• Pensions lifetime allowance to remain unchanged at £1,073,100 until April 2026.
• ISA and JISA subscription limits to remain unchanged in 2021/2022.
• National Living Wage to increase to £8.91 an hour from April.

Corporate taxes
• Corporation tax to rise to 25% in April 2023 on profits over £250,000.
o Corporation tax will remain at 19% for businesses with profits of £50,000 with a taper on profits between £50,000 and £250,000.
• From 1 April 2021 until 31 March 2023, companies investing in qualifying new plant and machinery will get a 130% first-year capital allowance (super deduction).
• VAT threshold to remain unchanged at £85,000 until April 2024.

• Mortgage guarantee scheme to be launched in April 2021 which will provide a guarantee to lenders offering mortgages to people with a deposit of just 5% on homes with a value of up to £600,000. The scheme will run until the end of 2022.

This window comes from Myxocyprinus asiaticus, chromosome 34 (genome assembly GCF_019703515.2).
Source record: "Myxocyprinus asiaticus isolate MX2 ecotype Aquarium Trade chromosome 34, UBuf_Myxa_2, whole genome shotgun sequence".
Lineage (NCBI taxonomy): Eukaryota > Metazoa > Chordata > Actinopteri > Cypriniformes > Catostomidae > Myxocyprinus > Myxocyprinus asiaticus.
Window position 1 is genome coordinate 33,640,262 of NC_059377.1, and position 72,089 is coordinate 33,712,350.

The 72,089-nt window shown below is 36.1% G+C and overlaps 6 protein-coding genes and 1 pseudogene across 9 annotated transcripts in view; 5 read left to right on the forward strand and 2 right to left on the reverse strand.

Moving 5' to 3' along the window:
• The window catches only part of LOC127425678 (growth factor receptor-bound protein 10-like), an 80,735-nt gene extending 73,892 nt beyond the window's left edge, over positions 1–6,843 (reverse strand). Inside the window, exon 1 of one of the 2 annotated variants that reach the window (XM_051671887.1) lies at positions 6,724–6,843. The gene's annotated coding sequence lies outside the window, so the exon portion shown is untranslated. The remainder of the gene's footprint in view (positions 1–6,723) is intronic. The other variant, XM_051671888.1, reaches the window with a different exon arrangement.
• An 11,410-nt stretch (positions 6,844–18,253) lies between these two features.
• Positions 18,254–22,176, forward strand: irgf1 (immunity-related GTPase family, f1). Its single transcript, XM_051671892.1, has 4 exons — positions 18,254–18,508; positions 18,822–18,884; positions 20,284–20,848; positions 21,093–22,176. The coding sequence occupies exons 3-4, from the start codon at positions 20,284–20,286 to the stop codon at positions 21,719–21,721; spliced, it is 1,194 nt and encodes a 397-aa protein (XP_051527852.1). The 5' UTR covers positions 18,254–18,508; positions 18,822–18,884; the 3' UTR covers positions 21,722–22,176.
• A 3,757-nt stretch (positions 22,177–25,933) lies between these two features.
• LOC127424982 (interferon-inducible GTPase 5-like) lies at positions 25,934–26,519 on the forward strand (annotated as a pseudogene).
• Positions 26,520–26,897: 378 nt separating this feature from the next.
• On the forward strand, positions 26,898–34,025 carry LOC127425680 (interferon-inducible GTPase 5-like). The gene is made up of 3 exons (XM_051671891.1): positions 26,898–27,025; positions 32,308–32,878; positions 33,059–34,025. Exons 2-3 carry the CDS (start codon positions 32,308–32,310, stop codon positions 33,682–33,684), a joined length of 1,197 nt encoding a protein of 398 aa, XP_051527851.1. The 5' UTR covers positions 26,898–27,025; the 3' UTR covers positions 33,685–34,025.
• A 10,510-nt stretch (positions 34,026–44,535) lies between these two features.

• Temporary Stamp Duty cut to be extended until 30 June 2021. From 1 July 2021, the Nil Rate Band will reduce from £500,000 to £250,000 until 30 September 2021 before returning to £125,000.

Coronavirus Support
• Job Retention Scheme extended until end of September 2021.
Employees will continue to receive 80% of their wages and employers to contribute 10% in July and 20% in August and September.
• Self-employed support scheme extended until September 2021.
Access to be given to self-employed who have filed a tax return by 2 March 2021.
February to April grant to be worth 80% of three months’ average trading profits and capped at £7,500 in total.
May to September grant to be more focused with value of grant to be determined by a turnover test.
• Universal Credit £20 uplift extended until end of September 2021.
• One-off payment of £500 to be made to eligible Working Tax Credit claimants.
• Recovery Loan Scheme to be launched from 6 April 2021 to provide lenders with a guarantee of 80% on eligible loans between £25,000 and £10 million. Scheme will be open to all businesses, including those who have already received support under existing coronavirus loan schemes.